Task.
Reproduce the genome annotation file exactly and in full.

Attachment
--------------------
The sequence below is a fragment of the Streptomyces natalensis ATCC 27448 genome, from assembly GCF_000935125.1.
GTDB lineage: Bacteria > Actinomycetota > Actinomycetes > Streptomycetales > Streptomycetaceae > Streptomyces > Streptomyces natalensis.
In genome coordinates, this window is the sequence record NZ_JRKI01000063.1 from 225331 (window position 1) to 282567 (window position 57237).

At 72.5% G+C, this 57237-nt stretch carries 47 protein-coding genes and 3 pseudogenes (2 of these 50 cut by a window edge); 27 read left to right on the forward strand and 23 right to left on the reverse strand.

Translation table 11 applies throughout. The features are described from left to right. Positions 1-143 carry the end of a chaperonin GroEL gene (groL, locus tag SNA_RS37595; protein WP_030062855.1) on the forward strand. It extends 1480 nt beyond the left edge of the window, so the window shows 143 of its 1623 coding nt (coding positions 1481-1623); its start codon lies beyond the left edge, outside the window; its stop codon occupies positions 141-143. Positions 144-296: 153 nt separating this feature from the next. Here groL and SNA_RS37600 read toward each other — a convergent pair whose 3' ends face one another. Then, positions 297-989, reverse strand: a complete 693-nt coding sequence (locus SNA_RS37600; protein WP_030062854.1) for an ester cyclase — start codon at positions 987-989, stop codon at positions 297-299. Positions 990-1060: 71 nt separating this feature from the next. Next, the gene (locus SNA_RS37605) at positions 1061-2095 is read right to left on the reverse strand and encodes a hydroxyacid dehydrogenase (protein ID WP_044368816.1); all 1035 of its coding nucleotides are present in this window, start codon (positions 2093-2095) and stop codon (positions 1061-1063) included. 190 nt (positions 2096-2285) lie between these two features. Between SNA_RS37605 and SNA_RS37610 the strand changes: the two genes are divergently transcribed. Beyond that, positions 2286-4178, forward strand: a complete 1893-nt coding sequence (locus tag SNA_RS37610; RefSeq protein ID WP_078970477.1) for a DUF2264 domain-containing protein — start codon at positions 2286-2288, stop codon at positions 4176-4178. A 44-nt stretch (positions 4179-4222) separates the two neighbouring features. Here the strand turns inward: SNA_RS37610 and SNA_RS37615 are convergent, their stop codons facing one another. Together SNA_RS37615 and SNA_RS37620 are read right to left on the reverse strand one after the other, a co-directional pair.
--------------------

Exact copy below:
The sequence below is a fragment of the Streptomyces natalensis ATCC 27448 genome, from assembly GCF_000935125.1.
GTDB lineage: Bacteria > Actinomycetota > Actinomycetes > Streptomycetales > Streptomycetaceae > Streptomyces > Streptomyces natalensis.
In genome coordinates, this window is the sequence record NZ_JRKI01000063.1 from 225331 (window position 1) to 282567 (window position 57237).

At 72.5% G+C, this 57237-nt stretch carries 47 protein-coding genes and 3 pseudogenes (2 of these 50 cut by a window edge); 27 read left to right on the forward strand and 23 right to left on the reverse strand.

Translation table 11 applies throughout. The features are described from left to right. Positions 1-143 carry the end of a chaperonin GroEL gene (groL, locus tag SNA_RS37595; protein WP_030062855.1) on the forward strand. It extends 1480 nt beyond the left edge of the window, so the window shows 143 of its 1623 coding nt (coding positions 1481-1623); its start codon lies beyond the left edge, outside the window; its stop codon occupies positions 141-143. Positions 144-296: 153 nt separating this feature from the next. Here groL and SNA_RS37600 read toward each other — a convergent pair whose 3' ends face one another. Then, positions 297-989, reverse strand: a complete 693-nt coding sequence (locus SNA_RS37600; protein WP_030062854.1) for an ester cyclase — start codon at positions 987-989, stop codon at positions 297-299. Positions 990-1060: 71 nt separating this feature from the next. Next, the gene (locus SNA_RS37605) at positions 1061-2095 is read right to left on the reverse strand and encodes a hydroxyacid dehydrogenase (protein ID WP_044368816.1); all 1035 of its coding nucleotides are present in this window, start codon (positions 2093-2095) and stop codon (positions 1061-1063) included. 190 nt (positions 2096-2285) lie between these two features. Between SNA_RS37605 and SNA_RS37610 the strand changes: the two genes are divergently transcribed. Beyond that, positions 2286-4178, forward strand: a complete 1893-nt coding sequence (locus tag SNA_RS37610; RefSeq protein ID WP_078970477.1) for a DUF2264 domain-containing protein — start codon at positions 2286-2288, stop codon at positions 4176-4178. A 44-nt stretch (positions 4179-4222) separates the two neighbouring features. Here the strand turns inward: SNA_RS37610 and SNA_RS37615 are convergent, their stop codons facing one another. Together SNA_RS37615 and SNA_RS37620 are read right to left on the reverse strand one after the other, a co-directional pair.